Well, there are many ways to fight something.
Directly, sometimes, you can confront and be adversarial, this is the most direct, but often times, the least effective method, since you declare your opinions overtly and your opponent can openly counter and position themselves to work to oppose you, this limits your subsequent options, and forces other people to "declare" sides, either explicitly or implicitly.
Polarizing a work environment like this is not helpful except when you are in highly ordered environment, such as a rigid management structure or perhaps the military.
Indirectly - working carefully behind the scenes to collect evidence of incompetence or abuse is oftentimes very effective. Especially if you work in an environment which is essentially neutral - such as school or public forums.
Businesses and sometimes school peer groups are not always the best place for such methods to work effectively because some managers / coworkers / colleagues whom you may wish to inform, may not be properly informed of that "worst person's" attributes and may not share your opinions on the matter.
Revenge, in and of itself is not useful, or rather it's like the old saying , the best revenge is to live life well. Revenge is also, not your job, that is the job of fate and history.
By virtue of you focusing on what this other person is doing or saying, you are using your energies in ways which are not productive to you, which leads to the third choice in confronting someone.
Neutrality - Choosing to do "nothing" about them, While it might seem - at first glance - that you are choosing to act carefully and quietly against someone else's actions.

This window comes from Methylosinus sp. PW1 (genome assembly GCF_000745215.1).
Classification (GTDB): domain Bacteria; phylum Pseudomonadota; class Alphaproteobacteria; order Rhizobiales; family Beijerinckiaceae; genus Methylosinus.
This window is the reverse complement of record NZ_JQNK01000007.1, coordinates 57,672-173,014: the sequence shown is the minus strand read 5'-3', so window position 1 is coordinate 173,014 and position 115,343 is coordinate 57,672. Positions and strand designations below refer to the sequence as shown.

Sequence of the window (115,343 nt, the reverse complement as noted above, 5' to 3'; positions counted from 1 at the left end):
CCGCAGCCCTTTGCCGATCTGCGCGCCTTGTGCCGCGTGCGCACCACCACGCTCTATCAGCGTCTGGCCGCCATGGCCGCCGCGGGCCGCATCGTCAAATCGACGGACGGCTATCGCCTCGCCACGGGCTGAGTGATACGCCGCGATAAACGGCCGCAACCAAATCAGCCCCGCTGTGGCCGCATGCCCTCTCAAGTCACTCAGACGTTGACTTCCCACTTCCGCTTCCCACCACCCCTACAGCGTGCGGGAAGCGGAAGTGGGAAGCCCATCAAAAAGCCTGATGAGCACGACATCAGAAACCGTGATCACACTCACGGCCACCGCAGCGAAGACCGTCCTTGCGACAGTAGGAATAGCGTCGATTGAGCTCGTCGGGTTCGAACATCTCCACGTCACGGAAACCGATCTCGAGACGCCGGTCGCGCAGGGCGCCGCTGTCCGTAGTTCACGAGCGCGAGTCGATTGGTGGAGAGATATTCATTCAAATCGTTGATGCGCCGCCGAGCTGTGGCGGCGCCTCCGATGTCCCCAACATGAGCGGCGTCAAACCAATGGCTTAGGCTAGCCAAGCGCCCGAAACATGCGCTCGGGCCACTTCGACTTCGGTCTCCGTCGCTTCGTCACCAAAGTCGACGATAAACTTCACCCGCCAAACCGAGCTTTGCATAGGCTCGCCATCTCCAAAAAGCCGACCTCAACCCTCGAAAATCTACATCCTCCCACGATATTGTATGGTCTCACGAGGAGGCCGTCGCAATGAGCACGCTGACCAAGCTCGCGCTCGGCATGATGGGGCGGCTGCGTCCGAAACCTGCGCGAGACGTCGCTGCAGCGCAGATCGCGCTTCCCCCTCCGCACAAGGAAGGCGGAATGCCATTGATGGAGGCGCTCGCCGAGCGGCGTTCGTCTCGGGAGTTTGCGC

MANY times, the flaws of other the person in question are obvious to more than just you. In this respect, along the lines mentioned before, you should focus on your own merits and avoid this other person as much as possible.
In keeping your own house in order you also do something else, you build up credibility with other people, perhaps even without your knowledge, that you can deal with a difficult person and also be productive.
The most effective method is to do whatever you can to avoid that person or work as productively as you can with them. Hold you nose if you have to, go to lunch or home and have a "Tourette's Moment" if you want, but don't be hostile around them.
If they genuinely suffer from these personality defects objectively, they will be obvious and while it is often-times the case that they can succeed in spite of obvious personality defects, they do so at the expense of others - usually.
Retreat - If the person is in a superior position to you, or has a sympathetic forum in management, there is another option.
You can choose to leave the engagement. Always plan your leaving, do not just "leave" a job, plan your escape.
While this strategy is not always available, many times it is, particularly in work and college environments. Don't just up and leave, however, this - again - is counter-productive to your interests.
When I said "plan your escape" I mean that literally, treat this as a cordial invitation to "move onward", read "What Color Is Your Parachute", this is an excellent primer for learning how to successfully change jobs AND find the job you want.
I recently had to make this kind of decision myself, and found that several months after my leaving a position, the company had hired no less than 5 people to do my job, more interesting to me was that, because one of the persons I had trouble with was still a manager, and still belligerent to my successors, 3 of my initial replacements had also left and they were having problems filling the positions.
Upper management was considering "shaking up" the department, last I had heard.
Answered By: Mark T - 5/26/2008